“Clearly he didn’t want QC there regardless of what he brought as a player”

          Are Mr Cheika and Mr Thorn mates?

        • Adrian

          Na

        • GO THE Q REDS

          Yep.. Shows his extreme inept value as a coach recognizing talent and a clubs depth or in the Reds case a severe lack of! The while Hamish Stewart is the Messiah and then never using him drama has been a tragedy. Not to mention his actual lack of meaningful impact anyway! Took another coach to come along before Hamish was benched!

        • Who?

          It’s interesting to note Quade’s latest Insta… I’d link it, but it won’t paste in here.
          https://www.instagram.com/p/Buv7IoGAdAL/?utm_source=ig_twitter_share&igshid=130wabjbi0rgx
          Maybe it did..?

        • D. Braithwaite’s The Brumbies

          The Slipper situation is different again. In a situation that required empathy, compassion and kindness Thorn took, in my opinion, a ruthless my way or the highway route.

        • Hoss

          I understand the emotion, but its just little glimpses like this that just fracture the ‘mature Quade’ image he would like out there. They are 3 from 3, he is playing good consistent rugby, people are talking him up. Just let the results and his performance do the talking and leave the snide digs to, well, us on here. Rise above it

          Oscar Wilde once proffered – ‘We are all in the gutter, but some of us are looking at the stars.’

          He should be the star we gaze at.

        • Who?

          I only found that because it was mentioned on ABC Offsiders, who pointed out that, whilst the Rebels are 3-3, the Reds are 0-3.
          At the same time, I get it… He’s clearly still hurt. The Reds were his home, and he was kicked out by a bloke who never played for the Reds, who was a direct on field adversary (given he and Thorn were involved in a few altercations), who’s done nothing yet was hailed as the Messiah. It would’ve been hard enough to have copped being released at the end of your contract like Simmons faced, but to be sacked without being sacked, by a bloke who is your complete opposite… It’s gotta hurt.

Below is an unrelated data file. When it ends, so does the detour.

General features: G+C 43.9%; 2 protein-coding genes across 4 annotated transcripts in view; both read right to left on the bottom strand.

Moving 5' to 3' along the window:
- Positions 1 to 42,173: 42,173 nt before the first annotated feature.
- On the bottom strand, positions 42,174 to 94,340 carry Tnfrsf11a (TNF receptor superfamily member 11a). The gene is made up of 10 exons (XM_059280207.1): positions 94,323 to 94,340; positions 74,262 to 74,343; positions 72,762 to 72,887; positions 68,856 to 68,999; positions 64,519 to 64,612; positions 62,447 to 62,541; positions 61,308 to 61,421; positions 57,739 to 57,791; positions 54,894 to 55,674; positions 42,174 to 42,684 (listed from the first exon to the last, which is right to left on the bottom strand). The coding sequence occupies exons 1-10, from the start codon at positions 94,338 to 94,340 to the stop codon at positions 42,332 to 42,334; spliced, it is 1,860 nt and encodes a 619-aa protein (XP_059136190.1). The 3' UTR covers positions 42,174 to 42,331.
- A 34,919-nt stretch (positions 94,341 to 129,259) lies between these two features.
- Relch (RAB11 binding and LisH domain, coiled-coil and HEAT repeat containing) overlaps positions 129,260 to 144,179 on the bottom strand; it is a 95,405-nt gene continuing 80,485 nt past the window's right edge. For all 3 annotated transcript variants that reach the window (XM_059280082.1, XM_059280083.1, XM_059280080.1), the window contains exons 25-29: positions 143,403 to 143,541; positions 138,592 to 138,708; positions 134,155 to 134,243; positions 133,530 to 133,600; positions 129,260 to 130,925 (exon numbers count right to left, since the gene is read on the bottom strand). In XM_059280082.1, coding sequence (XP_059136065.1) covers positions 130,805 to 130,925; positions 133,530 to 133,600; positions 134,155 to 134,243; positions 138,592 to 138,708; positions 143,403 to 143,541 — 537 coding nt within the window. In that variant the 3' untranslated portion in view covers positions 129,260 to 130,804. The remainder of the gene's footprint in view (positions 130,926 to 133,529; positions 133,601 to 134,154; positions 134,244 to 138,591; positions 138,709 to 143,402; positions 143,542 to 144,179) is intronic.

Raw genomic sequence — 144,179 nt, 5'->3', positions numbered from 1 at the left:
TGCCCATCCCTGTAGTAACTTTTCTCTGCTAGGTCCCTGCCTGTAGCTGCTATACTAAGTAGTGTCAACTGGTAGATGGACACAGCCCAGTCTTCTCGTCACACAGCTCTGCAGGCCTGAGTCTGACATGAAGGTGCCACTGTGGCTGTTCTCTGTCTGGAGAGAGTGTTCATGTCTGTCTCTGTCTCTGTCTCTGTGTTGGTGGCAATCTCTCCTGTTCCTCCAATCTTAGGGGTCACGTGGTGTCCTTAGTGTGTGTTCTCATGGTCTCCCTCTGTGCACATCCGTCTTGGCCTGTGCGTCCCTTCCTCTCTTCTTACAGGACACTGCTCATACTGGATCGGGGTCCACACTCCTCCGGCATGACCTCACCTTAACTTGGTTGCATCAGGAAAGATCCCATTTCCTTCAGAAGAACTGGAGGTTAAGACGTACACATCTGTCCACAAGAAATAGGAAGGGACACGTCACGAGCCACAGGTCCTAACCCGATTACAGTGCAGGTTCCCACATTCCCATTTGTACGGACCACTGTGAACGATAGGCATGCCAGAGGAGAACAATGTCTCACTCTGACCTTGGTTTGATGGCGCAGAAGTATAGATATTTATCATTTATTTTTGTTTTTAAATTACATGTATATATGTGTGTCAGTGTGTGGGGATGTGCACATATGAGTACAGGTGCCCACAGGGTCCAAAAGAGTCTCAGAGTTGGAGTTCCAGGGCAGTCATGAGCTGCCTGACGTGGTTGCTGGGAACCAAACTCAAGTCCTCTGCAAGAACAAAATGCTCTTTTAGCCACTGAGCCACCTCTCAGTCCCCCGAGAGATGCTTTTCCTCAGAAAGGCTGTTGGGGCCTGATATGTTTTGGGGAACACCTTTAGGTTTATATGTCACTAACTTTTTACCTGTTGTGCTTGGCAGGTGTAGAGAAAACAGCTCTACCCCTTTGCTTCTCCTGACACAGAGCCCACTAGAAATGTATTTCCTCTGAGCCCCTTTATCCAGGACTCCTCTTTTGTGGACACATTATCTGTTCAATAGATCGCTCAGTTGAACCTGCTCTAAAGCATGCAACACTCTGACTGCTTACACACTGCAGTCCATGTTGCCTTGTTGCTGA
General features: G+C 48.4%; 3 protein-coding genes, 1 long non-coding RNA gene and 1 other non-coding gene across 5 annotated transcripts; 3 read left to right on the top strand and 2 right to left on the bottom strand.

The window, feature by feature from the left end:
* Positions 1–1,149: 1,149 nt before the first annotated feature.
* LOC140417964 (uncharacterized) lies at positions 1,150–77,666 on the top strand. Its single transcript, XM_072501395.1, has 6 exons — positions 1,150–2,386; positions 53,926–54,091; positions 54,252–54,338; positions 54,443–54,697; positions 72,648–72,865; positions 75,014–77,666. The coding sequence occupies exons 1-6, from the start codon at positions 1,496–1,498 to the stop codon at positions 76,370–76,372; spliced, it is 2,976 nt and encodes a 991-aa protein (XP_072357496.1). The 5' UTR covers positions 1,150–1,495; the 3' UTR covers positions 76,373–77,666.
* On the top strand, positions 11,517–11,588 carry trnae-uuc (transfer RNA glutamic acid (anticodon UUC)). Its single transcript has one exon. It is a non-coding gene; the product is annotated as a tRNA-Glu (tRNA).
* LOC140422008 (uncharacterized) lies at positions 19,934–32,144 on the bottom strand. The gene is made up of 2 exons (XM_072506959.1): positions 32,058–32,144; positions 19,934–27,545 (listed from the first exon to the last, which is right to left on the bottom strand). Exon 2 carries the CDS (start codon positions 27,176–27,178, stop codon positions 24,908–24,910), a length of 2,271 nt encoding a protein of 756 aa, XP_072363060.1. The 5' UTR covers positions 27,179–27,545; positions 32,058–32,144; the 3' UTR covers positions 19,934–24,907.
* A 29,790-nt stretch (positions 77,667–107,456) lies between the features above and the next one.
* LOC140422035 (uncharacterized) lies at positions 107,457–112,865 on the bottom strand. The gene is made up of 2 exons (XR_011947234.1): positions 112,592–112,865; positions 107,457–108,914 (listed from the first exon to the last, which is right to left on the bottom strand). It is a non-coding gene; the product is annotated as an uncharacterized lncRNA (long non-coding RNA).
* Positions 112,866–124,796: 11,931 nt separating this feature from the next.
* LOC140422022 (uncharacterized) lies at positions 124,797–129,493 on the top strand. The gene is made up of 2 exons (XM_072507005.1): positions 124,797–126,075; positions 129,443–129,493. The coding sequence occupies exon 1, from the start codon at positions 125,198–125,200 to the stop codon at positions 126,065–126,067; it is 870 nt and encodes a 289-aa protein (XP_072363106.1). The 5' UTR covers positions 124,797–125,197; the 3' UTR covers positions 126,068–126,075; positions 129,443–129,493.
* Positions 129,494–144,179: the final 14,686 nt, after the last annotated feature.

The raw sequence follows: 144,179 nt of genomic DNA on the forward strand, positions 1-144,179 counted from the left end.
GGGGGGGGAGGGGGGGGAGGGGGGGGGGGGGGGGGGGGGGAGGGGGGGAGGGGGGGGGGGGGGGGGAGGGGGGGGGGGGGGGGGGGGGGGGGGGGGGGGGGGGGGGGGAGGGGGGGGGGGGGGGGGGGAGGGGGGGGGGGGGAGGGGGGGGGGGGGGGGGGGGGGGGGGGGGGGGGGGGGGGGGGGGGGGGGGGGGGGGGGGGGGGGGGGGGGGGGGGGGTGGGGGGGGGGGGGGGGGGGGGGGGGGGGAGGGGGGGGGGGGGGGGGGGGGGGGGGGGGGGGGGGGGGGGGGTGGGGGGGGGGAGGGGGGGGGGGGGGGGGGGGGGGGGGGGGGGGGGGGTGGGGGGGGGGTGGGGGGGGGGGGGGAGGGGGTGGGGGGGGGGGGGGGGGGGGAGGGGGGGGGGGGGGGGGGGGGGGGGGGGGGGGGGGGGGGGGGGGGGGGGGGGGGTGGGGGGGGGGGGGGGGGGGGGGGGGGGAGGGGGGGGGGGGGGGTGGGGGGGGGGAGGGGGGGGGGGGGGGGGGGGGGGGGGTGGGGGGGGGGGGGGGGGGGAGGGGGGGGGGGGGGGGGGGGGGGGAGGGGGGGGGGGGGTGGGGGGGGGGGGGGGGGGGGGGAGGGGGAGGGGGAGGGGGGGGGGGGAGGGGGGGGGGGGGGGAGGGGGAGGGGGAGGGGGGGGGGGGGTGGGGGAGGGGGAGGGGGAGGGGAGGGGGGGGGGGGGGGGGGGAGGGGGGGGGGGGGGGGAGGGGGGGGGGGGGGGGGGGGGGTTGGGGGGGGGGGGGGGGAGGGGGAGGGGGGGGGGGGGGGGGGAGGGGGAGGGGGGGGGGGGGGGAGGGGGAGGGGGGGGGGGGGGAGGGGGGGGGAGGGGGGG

Similarly, every headline we’ve seen the first few weeks on mainstream media is about the Reds bad boys. Especially bad boy Cooper. When he didn’t actually do anything wrong. I get Hunt and Slipper being labelled that, though we’ve got to be realistic and note that Hunt’s infractions resulted in a $600 fine, and Slipper’s indiscretions were RA sanctions, not WADA or criminal issues. Even the reporting for Slipper’s infractions was generally about mental health, not about bad behaviour. So we’ve got three former Reds, two of whom left because they’d brought the game into disrepute, and the third is tarred with the same ‘bad boy’ brush – or worse, given he’s the one always given the most attention.
          I’m not saying he’s doing the right thing, but he’s certainly doing a very human. thing.

        • Hoss

          His best revenge is living (playing) well and he’s certainly doing that.

          Mr Wilde again – Always forgive your enemies; nothing annoys them so much

        • Singapore Sling

          Yeah could come back to haunt him but so far so good. I think Coopers biggest battle this year is avoiding injury. He’s been taking the ball to the line with purpose so there is risk given his history.

        • Kiwi rugby lover

          My Wilde is a wise person.

        • Singapore Sling

          Very good comment. I have no issue with his quip on social media. It’s not my thing but I get it. I’m sure he’d like a free swing a Thorns head but gen y have got Mark Zuckerberg to give them a leg up. I also read if you reach a certain number of followers or likes there is money in it. I’m not sure rugby players get those numbers but the girls that shake their tails sure do. There’s a tidy living in it…..go figure!

        • Who?

          If there’s anyone in Australian Rugby who’d have the followers to make a small side income from Twitter, it’d be Cooper. RA doesn’t even have 1400 followers (Rugby Reg comfortably has thrice as many followers!). The Wallabies have 220k. Cooper has 441k – literally twice the following of the Wallabies. For comparison, Genia and Hooper don’t have Twitter, Giteau’s at 199k, JOC’s at 163k, Pocock’s at 136k, Folau’s at 120k (down from 340k), Beale’s at 78k, the Badger’s at 66k…

        • Kiwi rugby lover

          I’m with you mate. While I can understand he’s a bit bitter and twisted, get the fuck over it and demonstrate that you’re better than than that. This bullshit just makes me wonder if he’s as mentally strong as he needs to be to guide the Wallabies around

        • Kiwi rugby lover
        • Who?